Transcript: Sebelius, Specter and Hatch

Let's switch to the other Clinton in the news this week, Secretary of State Hillary Clinton, who went to Africa to do some important work and got a lot of media attention, as is the wont of the superficial media -- and I include myself in that group -- to focus on gaffes.

But, Anne, as somebody who has covered Hillary Clinton, as somebody who is writing a book about women and politics, what was that eruption in the Congo when she thought -- was so offended somebody would ask her about her husband's view on whether or not the Chinese should loan the Congo some money? Whether or not there was a mistranslation, why would she get so upset about that?

KORNBLUT: Well, and, in fact, I think we've reported out that there was no mistranslation, that she was asked about her husband. The reporters who were there said it was very hot. She was very tired, so maybe her demeanor is not the one she would have wanted, but that the underling sentiment, that she's the secretary of state, is one that she intended to convey, especially in a region of the world that is so male-dominated.

But these incidents are kind of bigger than that. It's sort of the perfect encapsulation of the burden of being Hillary Clinton, that you are seen in relation to your husband wherever you go, not just by the media, but by the world, and asked questions about him.

And it reminded me a lot of the campaign, when she was seen in relation to him and having to respond and trying to be her own person. But it also raises the question of what kind of secretary of state she's going to be and if she's going to be able to harness the celebrity, which, of course, is the reason we're all talking about it, you know, to a larger purpose.

Some people, when this whole incident happened, said to me, "You know, she looks kind of like a first lady on this trip. She's out there. She's been gone 11 days, 7 countries. She's away from the center of action here."

So I suspect we may see some shorter trips from her, ones where she's not going to get as tired when she's on the road. But at the end of the day, I think her -- again, the underlining sentiment, is one that certainly the White House and she defend, that she had the right to say that.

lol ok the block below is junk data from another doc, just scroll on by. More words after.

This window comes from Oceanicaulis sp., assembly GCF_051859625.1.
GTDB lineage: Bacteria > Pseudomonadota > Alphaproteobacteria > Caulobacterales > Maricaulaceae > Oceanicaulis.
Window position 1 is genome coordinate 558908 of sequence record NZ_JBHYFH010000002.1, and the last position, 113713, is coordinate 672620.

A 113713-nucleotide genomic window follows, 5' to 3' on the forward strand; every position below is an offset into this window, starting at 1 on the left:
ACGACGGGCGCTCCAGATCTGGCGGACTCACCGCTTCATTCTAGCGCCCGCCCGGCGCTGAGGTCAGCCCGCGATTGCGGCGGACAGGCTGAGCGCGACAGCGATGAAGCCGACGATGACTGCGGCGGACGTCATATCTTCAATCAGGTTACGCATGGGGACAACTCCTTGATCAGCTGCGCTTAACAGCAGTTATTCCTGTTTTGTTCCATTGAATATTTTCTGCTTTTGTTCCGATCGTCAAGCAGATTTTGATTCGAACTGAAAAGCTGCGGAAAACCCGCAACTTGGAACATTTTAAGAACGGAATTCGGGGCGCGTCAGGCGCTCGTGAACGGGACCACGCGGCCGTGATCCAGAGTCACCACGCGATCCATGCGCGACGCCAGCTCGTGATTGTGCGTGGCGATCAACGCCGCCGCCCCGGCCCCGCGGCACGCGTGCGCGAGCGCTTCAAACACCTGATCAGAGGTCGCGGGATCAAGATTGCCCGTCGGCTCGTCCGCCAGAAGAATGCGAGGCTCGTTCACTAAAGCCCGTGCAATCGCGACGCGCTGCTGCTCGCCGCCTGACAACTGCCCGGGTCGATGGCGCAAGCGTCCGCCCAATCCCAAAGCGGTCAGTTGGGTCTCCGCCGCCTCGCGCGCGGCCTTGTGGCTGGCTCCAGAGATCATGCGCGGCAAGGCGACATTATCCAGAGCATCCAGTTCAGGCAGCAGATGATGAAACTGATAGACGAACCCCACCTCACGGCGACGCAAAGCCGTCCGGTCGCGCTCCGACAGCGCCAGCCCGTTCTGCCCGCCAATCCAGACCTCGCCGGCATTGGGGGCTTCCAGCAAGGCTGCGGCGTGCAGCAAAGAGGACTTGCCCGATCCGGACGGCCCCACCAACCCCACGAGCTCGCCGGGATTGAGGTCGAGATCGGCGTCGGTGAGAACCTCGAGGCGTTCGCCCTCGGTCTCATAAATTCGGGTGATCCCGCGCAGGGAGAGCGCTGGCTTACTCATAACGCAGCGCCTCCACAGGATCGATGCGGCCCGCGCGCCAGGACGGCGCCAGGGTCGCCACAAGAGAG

TAPPER: Donna, school me. What should we -- what should we have been covering on -- on the news?

BRAZILE: Well, first of all, we're using the wrong metric to judge her performance. This is a very serious secretary of state who, I believe, did a lot of good in Africa, not only in renewing old ties, but also broadening our reach in certain countries that the United States clearly needs to engage, Angola, for example, with their vast commodities.

But more important -- and I know how she might have come across to some people, that she was not diplomatic -- but, you know, she was in the Congo, in the east Congo, where women are basically being raped, there's genital mutilization, there's a lot of gender violence. And, you know, if she showed a little bit of emotion, so be it.

BROWNSTEIN: You know, also, I mean, this was like President Obama's speech in Ghana. She said this was a tough-love message for Africa, and in some ways that was the overriding point of this trip, and I think continuing a policy tone that he set.

I would say, though, this is what -- what you saw -- the focus on the gaffe is the downside of the upside of her -- of her -- of her position as secretary of state. She is a global celebrity.

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